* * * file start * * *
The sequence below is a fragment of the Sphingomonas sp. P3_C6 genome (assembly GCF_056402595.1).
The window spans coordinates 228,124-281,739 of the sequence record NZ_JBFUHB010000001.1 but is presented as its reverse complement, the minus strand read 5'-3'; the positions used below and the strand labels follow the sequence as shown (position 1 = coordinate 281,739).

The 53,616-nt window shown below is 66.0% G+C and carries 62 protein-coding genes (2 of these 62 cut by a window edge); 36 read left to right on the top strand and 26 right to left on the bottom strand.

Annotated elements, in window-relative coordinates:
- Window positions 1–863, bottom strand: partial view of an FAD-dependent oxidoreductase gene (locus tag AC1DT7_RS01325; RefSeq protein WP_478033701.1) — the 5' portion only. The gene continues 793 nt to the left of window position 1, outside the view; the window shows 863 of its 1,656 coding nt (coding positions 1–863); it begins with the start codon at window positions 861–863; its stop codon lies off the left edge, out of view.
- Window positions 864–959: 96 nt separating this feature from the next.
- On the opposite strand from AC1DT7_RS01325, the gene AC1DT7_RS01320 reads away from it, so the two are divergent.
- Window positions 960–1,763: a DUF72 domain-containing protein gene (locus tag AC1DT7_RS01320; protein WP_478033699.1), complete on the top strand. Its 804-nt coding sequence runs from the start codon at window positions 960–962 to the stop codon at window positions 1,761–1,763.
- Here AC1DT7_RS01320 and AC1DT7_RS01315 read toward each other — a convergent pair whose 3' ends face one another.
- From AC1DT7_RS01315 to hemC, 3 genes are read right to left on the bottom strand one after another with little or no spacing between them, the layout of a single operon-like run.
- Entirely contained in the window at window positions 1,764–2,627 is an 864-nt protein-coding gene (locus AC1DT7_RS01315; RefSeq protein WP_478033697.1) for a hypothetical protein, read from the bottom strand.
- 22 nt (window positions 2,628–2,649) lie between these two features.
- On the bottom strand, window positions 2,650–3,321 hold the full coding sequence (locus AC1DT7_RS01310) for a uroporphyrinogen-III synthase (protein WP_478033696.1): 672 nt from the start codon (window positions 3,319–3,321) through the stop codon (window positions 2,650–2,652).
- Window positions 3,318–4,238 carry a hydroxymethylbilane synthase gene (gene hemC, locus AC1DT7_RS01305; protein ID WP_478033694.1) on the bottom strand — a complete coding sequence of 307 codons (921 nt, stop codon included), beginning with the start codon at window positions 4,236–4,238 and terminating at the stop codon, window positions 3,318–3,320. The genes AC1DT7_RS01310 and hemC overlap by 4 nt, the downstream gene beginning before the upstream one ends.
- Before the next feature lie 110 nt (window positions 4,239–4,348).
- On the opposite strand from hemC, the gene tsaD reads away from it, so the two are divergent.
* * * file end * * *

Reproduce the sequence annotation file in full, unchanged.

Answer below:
The sequence below is a fragment of the Sphingomonas sp. P3_C6 genome (assembly GCF_056402595.1).
The window spans coordinates 228,124-281,739 of the sequence record NZ_JBFUHB010000001.1 but is presented as its reverse complement, the minus strand read 5'-3'; the positions used below and the strand labels follow the sequence as shown (position 1 = coordinate 281,739).

The 53,616-nt window shown below is 66.0% G+C and carries 62 protein-coding genes (2 of these 62 cut by a window edge); 36 read left to right on the top strand and 26 right to left on the bottom strand.

Annotated elements, in window-relative coordinates:
- Window positions 1–863, bottom strand: partial view of an FAD-dependent oxidoreductase gene (locus tag AC1DT7_RS01325; RefSeq protein WP_478033701.1) — the 5' portion only. The gene continues 793 nt to the left of window position 1, outside the view; the window shows 863 of its 1,656 coding nt (coding positions 1–863); it begins with the start codon at window positions 861–863; its stop codon lies off the left edge, out of view.
- Window positions 864–959: 96 nt separating this feature from the next.
- On the opposite strand from AC1DT7_RS01325, the gene AC1DT7_RS01320 reads away from it, so the two are divergent.
- Window positions 960–1,763: a DUF72 domain-containing protein gene (locus tag AC1DT7_RS01320; protein WP_478033699.1), complete on the top strand. Its 804-nt coding sequence runs from the start codon at window positions 960–962 to the stop codon at window positions 1,761–1,763.
- Here AC1DT7_RS01320 and AC1DT7_RS01315 read toward each other — a convergent pair whose 3' ends face one another.
- From AC1DT7_RS01315 to hemC, 3 genes are read right to left on the bottom strand one after another with little or no spacing between them, the layout of a single operon-like run.
- Entirely contained in the window at window positions 1,764–2,627 is an 864-nt protein-coding gene (locus AC1DT7_RS01315; RefSeq protein WP_478033697.1) for a hypothetical protein, read from the bottom strand.
- 22 nt (window positions 2,628–2,649) lie between these two features.
- On the bottom strand, window positions 2,650–3,321 hold the full coding sequence (locus AC1DT7_RS01310) for a uroporphyrinogen-III synthase (protein WP_478033696.1): 672 nt from the start codon (window positions 3,319–3,321) through the stop codon (window positions 2,650–2,652).
- Window positions 3,318–4,238 carry a hydroxymethylbilane synthase gene (gene hemC, locus AC1DT7_RS01305; protein ID WP_478033694.1) on the bottom strand — a complete coding sequence of 307 codons (921 nt, stop codon included), beginning with the start codon at window positions 4,236–4,238 and terminating at the stop codon, window positions 3,318–3,320. The genes AC1DT7_RS01310 and hemC overlap by 4 nt, the downstream gene beginning before the upstream one ends.
- Before the next feature lie 110 nt (window positions 4,239–4,348).
- On the opposite strand from hemC, the gene tsaD reads away from it, so the two are divergent.